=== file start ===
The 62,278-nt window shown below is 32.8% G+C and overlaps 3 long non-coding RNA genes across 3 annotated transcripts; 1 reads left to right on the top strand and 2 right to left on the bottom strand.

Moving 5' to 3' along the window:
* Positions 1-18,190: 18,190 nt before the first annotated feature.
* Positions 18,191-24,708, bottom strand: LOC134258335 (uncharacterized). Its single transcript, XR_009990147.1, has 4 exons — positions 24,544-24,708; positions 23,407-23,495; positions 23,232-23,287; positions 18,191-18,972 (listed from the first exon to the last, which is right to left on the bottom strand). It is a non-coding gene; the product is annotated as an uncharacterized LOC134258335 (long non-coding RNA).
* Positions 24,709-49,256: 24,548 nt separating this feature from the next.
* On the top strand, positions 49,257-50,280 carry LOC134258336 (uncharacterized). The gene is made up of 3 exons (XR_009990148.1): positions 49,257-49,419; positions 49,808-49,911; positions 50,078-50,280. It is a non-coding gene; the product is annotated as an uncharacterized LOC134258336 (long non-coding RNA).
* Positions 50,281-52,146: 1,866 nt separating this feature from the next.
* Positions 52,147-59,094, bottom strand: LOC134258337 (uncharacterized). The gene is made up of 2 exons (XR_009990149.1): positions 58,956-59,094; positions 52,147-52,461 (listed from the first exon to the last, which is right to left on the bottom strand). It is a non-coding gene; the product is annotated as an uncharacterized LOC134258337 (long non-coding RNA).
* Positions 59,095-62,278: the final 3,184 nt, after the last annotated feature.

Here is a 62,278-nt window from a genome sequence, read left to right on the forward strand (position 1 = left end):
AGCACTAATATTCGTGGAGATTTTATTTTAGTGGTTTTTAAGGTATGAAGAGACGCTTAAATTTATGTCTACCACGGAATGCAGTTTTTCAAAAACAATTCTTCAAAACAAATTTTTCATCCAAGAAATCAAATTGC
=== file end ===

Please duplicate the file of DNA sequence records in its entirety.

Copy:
The 62,278-nt window shown below is 32.8% G+C and overlaps 3 long non-coding RNA genes across 3 annotated transcripts; 1 reads left to right on the top strand and 2 right to left on the bottom strand.

Moving 5' to 3' along the window:
* Positions 1-18,190: 18,190 nt before the first annotated feature.
* Positions 18,191-24,708, bottom strand: LOC134258335 (uncharacterized). Its single transcript, XR_009990147.1, has 4 exons — positions 24,544-24,708; positions 23,407-23,495; positions 23,232-23,287; positions 18,191-18,972 (listed from the first exon to the last, which is right to left on the bottom strand). It is a non-coding gene; the product is annotated as an uncharacterized LOC134258335 (long non-coding RNA).
* Positions 24,709-49,256: 24,548 nt separating this feature from the next.
* On the top strand, positions 49,257-50,280 carry LOC134258336 (uncharacterized). The gene is made up of 3 exons (XR_009990148.1): positions 49,257-49,419; positions 49,808-49,911; positions 50,078-50,280. It is a non-coding gene; the product is annotated as an uncharacterized LOC134258336 (long non-coding RNA).
* Positions 50,281-52,146: 1,866 nt separating this feature from the next.
* Positions 52,147-59,094, bottom strand: LOC134258337 (uncharacterized). The gene is made up of 2 exons (XR_009990149.1): positions 58,956-59,094; positions 52,147-52,461 (listed from the first exon to the last, which is right to left on the bottom strand). It is a non-coding gene; the product is annotated as an uncharacterized LOC134258337 (long non-coding RNA).
* Positions 59,095-62,278: the final 3,184 nt, after the last annotated feature.

Here is a 62,278-nt window from a genome sequence, read left to right on the forward strand (position 1 = left end):
AGCACTAATATTCGTGGAGATTTTATTTTAGTGGTTTTTAAGGTATGAAGAGACGCTTAAATTTATGTCTACCACGGAATGCAGTTTTTCAAAAACAATTCTTCAAAACAAATTTTTCATCCAAGAAATCAAATTGC